Ski Mountaineering

Telescope Peak
Feb 15-16, 2003

Reiner Stenzel



The snow covered Panamint Mountains look inviting for a ski tour. Its highest point, Telescope Peak, stands over 11,000 feet above Death Valley. It is not only a DPS emblem peak but also a desired ski peak in winter. The last scheduled SMS trip was over 10 years ago but did not reach the summit due to bad weather.

Timing is very important for skiing in the desert. On Feb 10-12 a pineapple express dumped 6 inches of rain in the San Gabriel Mountains but with a very high snow line. Some frustrated skiers decided to head north to Mammoth. I carpooled with Leslie Hofherr. On the way to the Sierras we spotted the Panamint Range which was totally white. A quick decision was made and we headed east on Hwy 178 via Ridgecrest and Trona into Wildrose Cyn where we parked the car at the Charcoal Kilns. By 1 pm we hiked on the 4WD road half way up to Mahagony Flats where the snow became continuous and we started to skin up. By 4 pm we reached the ridge north of Rogers Peak which had iced-over radio tower on its summit (9994'). We were greeted by gusty winds from an approaching cold front. We searched for a suitable campsite and found it among rimed trees west of the exposed ridge. We dug in our Bibler tent, put on extra layers and made hot drinks, soup and dinner. Occasional gusts shook the rimed trees and blew ice chips and spindrifts around. It was COLD. After all, it was the middle of winter. After 6 pm we would be confined to life in a tent for the next 12 hours. In the night a full moon lit up the snowy landscape. The tent shook badly and Leslie needed earplugs to get some sleep.

On Sun morning we got up at 7am, ate our oatmeal for breakfast, packed and skied out by 8 am. A relentless wind was blowing from the west. We descended into the saddle between Rogers and Bennett, then skied over Bennett Peak (9980') into the next saddle north of Telescope Peak. At times the wind was so strong that one had to stop and dig in the poles not to be blown over. Only behind trees one could stand and rest for a while. Luckily, one ascends Telescope Pk from the east, i.e., the lee side. There were a few steep stretches along the ridge where sidestepping was needed.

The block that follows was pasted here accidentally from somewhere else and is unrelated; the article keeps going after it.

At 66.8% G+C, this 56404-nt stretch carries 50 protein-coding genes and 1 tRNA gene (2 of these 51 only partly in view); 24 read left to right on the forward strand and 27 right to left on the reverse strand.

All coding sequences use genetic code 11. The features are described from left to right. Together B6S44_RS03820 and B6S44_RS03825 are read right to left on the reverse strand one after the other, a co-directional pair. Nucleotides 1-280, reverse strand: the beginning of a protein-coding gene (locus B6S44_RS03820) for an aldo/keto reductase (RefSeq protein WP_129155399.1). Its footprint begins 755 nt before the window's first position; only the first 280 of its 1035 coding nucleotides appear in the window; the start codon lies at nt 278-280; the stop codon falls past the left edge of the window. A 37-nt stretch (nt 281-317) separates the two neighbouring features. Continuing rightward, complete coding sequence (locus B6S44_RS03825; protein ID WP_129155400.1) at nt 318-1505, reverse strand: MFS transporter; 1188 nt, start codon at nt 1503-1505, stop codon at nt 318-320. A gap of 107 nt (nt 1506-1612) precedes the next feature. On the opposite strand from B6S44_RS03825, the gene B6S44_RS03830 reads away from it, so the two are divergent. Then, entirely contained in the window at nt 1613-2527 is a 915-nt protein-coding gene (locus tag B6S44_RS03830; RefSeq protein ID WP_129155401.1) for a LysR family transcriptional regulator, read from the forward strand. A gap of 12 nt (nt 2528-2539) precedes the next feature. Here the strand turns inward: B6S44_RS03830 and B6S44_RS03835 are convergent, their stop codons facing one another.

The snow consisted of either windblown powder or hard packed wind slabs that required careful edging. After reaching the high point on the ridge one can see the main summit ľ mi to the south. Another traverse on a windy ridge got us at noon on top of Telescope Pk (11,049'). Luckily, the white ammo box was located under the snow.

We descended to the lee side, made a platform in the snow to rest out of the wind. We ate and drank, read and signed the summit register, talked to some folks in Death Valley by radio, and took many pictures. Bad Water (-282') was directly to the east below us. The Salt Creek Basin was covered with water. To the south there were many more snow-covered peaks. In the distance, white Charleston Peak near Las Vegas was visible. The White Mtn Range was visible the to north and the Sierra Nevada to the west, all in white.

After 45 min on the summit we began our ski descent. We skied along the windy ridge, then descended carefully on the steep east face making a few jump turns where the snow was soft, some controlled sideslipping where it was hard, until we reached more mellow terrain. Unfortunately, windslabs and breakable crust were the rule, powder the exception. Instead of climbing Bennett Pk again we followed the trail on the west side which had only a short section without snow. By 3 pm we were back at camp, packed and left around 4 pm. The wind had calmed down but gloomy clouds rose from the Valley and we skied in partial whiteout. We followed the road down. On breakable crust it was not as easy to turn or slow down, thus the best approach was to keep the skins on. By 5 pm we encountered a group of big SUVís driving up the road to Mahagony Flat. When they returned they offered us a ride down so that we would not have to hike out by darkness. At 6 pm we ready to drive back home, feeling the 18 mi, +-3000í weekend. After sunset half the sky lit up with thin red clouds. Later a full moon rose over the Panamints. It was a great ski weekend.


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